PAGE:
But I also realized, with a pang, how many people appear without surnames in that tree. Uh oh. These are mainly missing maiden names, stretching back to the 1500s. This means I'll have to intensify my Genealogy Go-Over to see how many missing surnames I can identify. Perhaps new information has become available since I added some people to the tree? Turns out that these statistics can also reveal gaps in research...

The top 10 surnames that appear most frequently on the Wood tree are:
  1. Wood (earliest instance: 1551)
  2. Larimer (earliest instance: 1719)
  3. McClure (earliest instance: 1660)
  4. Steiner (earliest instance: 1802)
  5. Slatter (earliest instance: 1811)
  6. McKibbin (earliest instance: 1766)
  7. Hilborn (earliest instance: 1794)
  8. Denning (earliest instance: 1775)
  9. Smith (earliest instance: 1724)
  10. Cushman (earliest instance: 1578)
PS: Randy Seaver made this "top 10 surnames" theme the subject of his Oct. 21 Saturday Night Genea-Fun.

Monday, September 4, 2017

Military Monday: Ask the Archivist About Ancestors in the Military

Earlier this year, as part of my Genealogy Go-Over, I contacted the Archivist of the 72nd Seaforth Highlanders museum in Vancouver, asking for information about the military career of hubby's great uncle, Henry Arthur Slatter (1866-1942). This strategy--ask a historian or an archivist--is one of my Genealogy, Free or Fee tips that has paid off several times, yielding details and clues to further my family history research.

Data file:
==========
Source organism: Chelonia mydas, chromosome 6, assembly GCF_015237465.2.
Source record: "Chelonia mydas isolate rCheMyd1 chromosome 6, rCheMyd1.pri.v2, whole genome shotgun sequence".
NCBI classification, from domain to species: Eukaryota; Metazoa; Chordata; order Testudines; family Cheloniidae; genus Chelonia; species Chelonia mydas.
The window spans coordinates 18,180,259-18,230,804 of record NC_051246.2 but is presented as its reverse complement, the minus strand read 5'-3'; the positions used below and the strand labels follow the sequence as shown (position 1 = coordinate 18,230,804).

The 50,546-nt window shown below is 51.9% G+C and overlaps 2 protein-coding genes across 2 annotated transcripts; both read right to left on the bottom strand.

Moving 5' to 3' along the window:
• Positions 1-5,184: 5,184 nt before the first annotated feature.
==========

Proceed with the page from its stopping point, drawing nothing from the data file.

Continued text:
Bandmaster H.A. Slatter served with the 72nd on and off from 1911 through 1925. By the way, this was after his earlier service with the British military, including the Grenadier Guards. (All three Slatter brothers were military bandmasters and served both in England and in Canada.)

The archivist provided a few details about this bandmaster's career in Vancouver, and he has been keeping his eyes open for photos. Today, he sent me a link to the Vancouver Archives, where the above photo is stored. The caption says that the unnamed military band is playing during a 1918 wartime parade in downtown Vancouver (specifically, the 100 block of East Hastings).

Although neither the 72nd Seaforth Highlanders nor Bandmaster H.A. Slatter are identified or referenced, the eagle-eyed archivist recognized the unit's uniforms and caps right away. He says that the band's conductor (sitting with his back to the camera at the front of the vehicle) could very well be the great uncle we are researching. And I agree, given the physical similarity between the conductor in this photo and other photos I've seen of his bandmaster brothers.

Without the help of the archivist, I never would have found this photo, because the 72nd Seaforth is not mentioned in any of the captioning data.

So go ahead, ask a historian or archivist--these professionals really know their way around the archives and can help us learn more about our ancestors!

Friday, August 25, 2017

Blogiversary #9: Fewer Brickwalls, More DNA and Facebook Connections